World Cup: Caruana advances, Carlsen bounces back

by Carlos Alberto Colodro
8/10/2023 – Six players have already reached the round-of-16 in the open section of the FIDE World Cup, including Fabiano Caruana, who beat Ray Robson, and Alexey Sarana, who knocked out sixth seed Wesley So. The remaining ten spots will be decided in Friday’s tiebreaks, with Magnus Carlsen reaching that stage after bouncing back in his match against Vincent Keymer. In the women’s section, three players secured their spots in quarterfinals: Aleksandra Goryachkina, Tan Zhongyi and Polina Shuvalova. | Photo: FIDE / Anna Shtourman

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A strange tactical recourse, missed

Vincent Keymer only needed a draw to knock Magnus Carlsen out of the FIDE World Cup. It is often noted that playing for a draw is a bad idea in these situations, especially against tough opponents. In Thursday’s rematch, Carlsen managed to get a fighting position on the board, with kings castled on opposite sides and chances for both sides.

In the early middlegame, however, Carlsen played a natural-looking move that gave Keymer a tactical opportunity described by Peter Leko as “a very strange motif”.

16.a3 allowed 16...Bxc3 17.Qxc3 and 17...Nxe4, a temporary knight sacrifice which was not played by the German prodigy. Instead of spending more time analysing the position after 17.Qxc3, Keymer quickly swapped queens with 17...Qxc3 — he only needed a draw, and was probably very focused on not falling behind on the clock.

The idea behind 17...Nxe4 is that grabbing the knight, either after exchanging queens or immediately, gives way to an indefensible fork of the e2-knight and the h4-bishop — e.g. 18.Qxe5 Rxe5 19.fxe4 Rxe4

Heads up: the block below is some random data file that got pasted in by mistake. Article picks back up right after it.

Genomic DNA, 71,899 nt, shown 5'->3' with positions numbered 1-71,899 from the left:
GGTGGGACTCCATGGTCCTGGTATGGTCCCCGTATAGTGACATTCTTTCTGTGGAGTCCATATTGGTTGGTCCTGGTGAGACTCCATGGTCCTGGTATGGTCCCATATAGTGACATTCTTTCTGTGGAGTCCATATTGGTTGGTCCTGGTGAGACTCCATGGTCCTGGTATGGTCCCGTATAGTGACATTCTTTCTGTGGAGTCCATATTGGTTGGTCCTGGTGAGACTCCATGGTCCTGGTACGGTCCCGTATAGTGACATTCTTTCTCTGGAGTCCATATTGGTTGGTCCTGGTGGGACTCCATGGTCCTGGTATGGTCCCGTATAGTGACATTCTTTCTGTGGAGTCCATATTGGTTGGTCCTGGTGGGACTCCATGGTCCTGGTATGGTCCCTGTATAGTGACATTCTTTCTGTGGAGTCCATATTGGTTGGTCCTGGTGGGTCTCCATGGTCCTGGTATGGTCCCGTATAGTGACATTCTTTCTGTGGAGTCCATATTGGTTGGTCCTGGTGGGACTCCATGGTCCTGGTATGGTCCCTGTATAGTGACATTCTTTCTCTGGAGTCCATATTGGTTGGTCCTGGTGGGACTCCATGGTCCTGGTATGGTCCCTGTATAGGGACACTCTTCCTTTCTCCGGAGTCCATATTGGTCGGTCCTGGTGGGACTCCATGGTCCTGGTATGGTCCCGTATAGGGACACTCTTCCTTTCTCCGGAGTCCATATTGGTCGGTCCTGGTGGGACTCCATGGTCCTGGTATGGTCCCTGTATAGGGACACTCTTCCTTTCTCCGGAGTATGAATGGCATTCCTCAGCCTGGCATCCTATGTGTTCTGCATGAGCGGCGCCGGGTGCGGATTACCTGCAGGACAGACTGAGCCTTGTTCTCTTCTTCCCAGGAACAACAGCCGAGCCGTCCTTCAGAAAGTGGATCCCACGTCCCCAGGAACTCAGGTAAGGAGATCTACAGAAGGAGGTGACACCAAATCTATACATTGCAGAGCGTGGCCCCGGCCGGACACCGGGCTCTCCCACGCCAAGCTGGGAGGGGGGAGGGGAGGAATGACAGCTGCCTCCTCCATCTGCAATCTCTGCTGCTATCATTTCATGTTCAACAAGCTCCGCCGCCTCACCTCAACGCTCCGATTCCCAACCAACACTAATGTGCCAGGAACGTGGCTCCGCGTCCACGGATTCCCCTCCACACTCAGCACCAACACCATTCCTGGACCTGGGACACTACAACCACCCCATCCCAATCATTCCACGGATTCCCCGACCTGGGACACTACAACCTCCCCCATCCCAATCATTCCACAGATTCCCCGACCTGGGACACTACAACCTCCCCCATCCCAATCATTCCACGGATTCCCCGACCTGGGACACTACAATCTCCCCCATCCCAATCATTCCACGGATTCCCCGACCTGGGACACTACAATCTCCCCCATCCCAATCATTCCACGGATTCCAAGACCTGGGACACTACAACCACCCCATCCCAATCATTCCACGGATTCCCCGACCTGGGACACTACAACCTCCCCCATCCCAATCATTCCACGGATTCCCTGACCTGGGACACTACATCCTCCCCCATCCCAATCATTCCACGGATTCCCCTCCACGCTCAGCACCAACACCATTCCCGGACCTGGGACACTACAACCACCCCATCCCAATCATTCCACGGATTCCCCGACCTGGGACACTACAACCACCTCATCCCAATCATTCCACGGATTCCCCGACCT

Strange, indeed. Carlsen noticed that he had just dodged a bullet when Keymer grabbed the queen on c3 instead of the pawn on e4, as he told press officer Michael Rahal after the game. Olimpiu di Luppi clipped the Norwegian’s reaction:

Carlsen also mentioned that he felt his opponent was playing hesitantly throughout. Once the game shifted to an endgame with rooks and bishops of opposite colours, Keymer found himself needing to defend a difficult position against the toughest of opponents. Under these circumstances, it is not very surprising that the 17-year-old faltered eventually.

52...Be2, looking at the c4-pawn, was the best defensive try here. Black’s 52...Bg2, on the other hand, failed to 53.Rf5. Placing the rook on the f-file was the only winning move, and Carlsen was not going to let the chance slip away this time around, as he played the move after thinking for over five minutes.

Nine moves later, Keymer resigned.

Six players through to the round-of-16

Keymer was the only player who won on Wednesday and failed to advance after the second classical game of the round, as the remaining four winners of game 1 drew the rematch and secured a spot in the round-of-16. In addition, two players won game 2 to make it through to the next stage of the event:

  • Alexey Sarana upset Wesley So in their first game and safely drew the second encounter to leave the sixth seed out of contention.
  • Ferenc Berkes eliminated a higher-rated opponent for a third time in a row, as he defeated Ruslan Ponomariov by a 1½-½ score in round 4.
  • Nils Grandelius knocked out Jaime Santos. The Swedish GM had needed tiebreaks to advance in the previous two rounds.
  • Vidit Gujrathi played back-to-back exciting games against Etienne Bacrot, and managed to score 1½ points to reach the next round.
  • Fabiano Caruana achieved an attacking, 27-move victory over Ray Robson in the second game of the all-American matchup.